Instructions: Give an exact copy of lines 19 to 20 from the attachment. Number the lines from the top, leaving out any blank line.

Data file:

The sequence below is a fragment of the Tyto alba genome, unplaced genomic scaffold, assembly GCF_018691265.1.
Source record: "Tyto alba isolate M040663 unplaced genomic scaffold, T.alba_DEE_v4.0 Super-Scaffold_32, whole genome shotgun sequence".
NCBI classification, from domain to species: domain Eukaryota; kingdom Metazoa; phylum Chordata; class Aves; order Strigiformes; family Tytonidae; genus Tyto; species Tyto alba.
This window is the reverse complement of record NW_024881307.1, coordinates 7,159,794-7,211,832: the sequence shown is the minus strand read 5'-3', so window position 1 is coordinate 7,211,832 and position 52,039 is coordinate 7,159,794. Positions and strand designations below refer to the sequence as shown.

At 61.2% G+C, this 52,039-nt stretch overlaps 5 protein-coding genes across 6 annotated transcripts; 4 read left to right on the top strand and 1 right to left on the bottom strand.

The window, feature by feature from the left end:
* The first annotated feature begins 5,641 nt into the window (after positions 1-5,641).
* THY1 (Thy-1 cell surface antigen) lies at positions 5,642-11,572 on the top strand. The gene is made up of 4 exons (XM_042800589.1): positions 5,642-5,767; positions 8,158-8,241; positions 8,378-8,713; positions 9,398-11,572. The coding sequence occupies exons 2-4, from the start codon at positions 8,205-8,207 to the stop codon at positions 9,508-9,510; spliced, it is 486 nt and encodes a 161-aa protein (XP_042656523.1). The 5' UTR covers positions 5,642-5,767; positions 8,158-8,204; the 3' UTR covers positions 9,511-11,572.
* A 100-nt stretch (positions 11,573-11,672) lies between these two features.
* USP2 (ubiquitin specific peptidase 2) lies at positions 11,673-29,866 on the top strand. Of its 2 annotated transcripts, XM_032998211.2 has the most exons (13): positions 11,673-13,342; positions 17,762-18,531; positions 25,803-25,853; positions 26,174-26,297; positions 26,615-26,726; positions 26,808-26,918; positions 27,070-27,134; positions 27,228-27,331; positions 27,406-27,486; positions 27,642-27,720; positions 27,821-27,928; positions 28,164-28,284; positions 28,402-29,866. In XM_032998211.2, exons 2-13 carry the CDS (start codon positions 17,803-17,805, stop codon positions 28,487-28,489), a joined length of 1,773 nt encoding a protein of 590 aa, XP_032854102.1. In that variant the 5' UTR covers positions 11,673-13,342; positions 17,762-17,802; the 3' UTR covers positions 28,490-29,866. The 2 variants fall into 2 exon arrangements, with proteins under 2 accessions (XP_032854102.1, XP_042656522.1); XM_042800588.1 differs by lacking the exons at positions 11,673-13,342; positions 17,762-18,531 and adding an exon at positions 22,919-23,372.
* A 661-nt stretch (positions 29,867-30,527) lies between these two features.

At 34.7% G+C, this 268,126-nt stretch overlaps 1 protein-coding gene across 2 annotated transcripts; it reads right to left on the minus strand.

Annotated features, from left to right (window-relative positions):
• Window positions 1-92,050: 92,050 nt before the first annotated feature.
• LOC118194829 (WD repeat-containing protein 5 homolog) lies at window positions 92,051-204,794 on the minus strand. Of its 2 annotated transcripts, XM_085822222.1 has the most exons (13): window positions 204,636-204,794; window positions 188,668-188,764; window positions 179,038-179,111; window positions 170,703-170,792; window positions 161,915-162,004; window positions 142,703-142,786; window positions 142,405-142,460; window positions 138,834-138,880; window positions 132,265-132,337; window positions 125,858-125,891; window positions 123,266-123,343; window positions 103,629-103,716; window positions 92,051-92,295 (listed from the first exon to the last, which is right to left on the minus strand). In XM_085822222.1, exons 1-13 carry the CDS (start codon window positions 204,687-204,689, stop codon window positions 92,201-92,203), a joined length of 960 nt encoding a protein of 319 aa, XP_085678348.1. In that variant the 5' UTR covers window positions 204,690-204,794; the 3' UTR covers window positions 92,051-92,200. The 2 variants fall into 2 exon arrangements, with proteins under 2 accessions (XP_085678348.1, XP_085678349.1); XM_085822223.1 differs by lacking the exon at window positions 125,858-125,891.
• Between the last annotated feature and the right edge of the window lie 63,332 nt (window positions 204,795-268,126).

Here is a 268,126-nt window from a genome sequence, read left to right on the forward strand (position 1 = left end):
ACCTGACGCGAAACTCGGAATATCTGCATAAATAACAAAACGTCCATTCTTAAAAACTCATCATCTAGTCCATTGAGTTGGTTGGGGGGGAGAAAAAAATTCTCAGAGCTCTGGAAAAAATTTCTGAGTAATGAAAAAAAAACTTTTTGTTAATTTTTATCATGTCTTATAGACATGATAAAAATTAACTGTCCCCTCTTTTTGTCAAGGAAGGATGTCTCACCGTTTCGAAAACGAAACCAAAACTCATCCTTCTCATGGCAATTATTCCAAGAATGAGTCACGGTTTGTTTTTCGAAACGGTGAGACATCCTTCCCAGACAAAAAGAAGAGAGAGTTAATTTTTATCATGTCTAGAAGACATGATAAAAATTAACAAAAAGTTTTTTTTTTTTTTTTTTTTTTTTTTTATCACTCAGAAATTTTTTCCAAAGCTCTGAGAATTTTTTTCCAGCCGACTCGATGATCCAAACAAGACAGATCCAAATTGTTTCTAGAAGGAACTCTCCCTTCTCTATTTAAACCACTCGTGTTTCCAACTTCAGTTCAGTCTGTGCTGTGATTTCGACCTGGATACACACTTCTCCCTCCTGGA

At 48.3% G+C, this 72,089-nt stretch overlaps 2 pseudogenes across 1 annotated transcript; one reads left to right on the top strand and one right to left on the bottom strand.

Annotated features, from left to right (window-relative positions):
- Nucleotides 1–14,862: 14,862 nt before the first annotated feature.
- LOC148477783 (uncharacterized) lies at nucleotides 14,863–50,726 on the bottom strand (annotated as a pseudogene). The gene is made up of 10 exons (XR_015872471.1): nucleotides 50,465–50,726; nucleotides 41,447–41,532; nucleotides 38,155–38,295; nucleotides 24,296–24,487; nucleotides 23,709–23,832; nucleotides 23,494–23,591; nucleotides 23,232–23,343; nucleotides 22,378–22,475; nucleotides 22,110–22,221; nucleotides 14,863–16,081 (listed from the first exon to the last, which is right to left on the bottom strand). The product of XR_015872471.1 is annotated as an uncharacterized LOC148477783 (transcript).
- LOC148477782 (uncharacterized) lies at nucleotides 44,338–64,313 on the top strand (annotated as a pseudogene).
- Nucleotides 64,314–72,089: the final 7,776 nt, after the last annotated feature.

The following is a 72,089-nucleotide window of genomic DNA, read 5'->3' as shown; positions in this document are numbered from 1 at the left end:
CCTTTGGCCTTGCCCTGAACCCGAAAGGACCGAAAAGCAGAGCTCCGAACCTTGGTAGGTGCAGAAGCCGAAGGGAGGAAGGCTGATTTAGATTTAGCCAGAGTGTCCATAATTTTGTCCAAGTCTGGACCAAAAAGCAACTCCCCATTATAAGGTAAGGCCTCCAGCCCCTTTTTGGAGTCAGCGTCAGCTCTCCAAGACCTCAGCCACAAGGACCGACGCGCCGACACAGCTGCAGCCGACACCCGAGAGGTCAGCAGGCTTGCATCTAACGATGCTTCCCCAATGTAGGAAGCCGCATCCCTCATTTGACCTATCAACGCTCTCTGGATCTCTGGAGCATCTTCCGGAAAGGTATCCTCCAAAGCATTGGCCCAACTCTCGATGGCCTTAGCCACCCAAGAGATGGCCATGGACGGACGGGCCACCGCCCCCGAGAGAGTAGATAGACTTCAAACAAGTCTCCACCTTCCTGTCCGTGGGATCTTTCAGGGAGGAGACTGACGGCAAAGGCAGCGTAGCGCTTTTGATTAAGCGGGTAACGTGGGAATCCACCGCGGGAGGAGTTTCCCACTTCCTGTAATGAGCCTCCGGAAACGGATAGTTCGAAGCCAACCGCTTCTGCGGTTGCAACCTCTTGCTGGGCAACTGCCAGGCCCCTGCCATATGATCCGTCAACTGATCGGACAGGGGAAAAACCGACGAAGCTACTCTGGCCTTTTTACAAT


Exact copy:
At 48.3% G+C, this 72,089-nt stretch overlaps 2 pseudogenes across 1 annotated transcript; one reads left to right on the top strand and one right to left on the bottom strand.

Annotated features, from left to right (window-relative positions):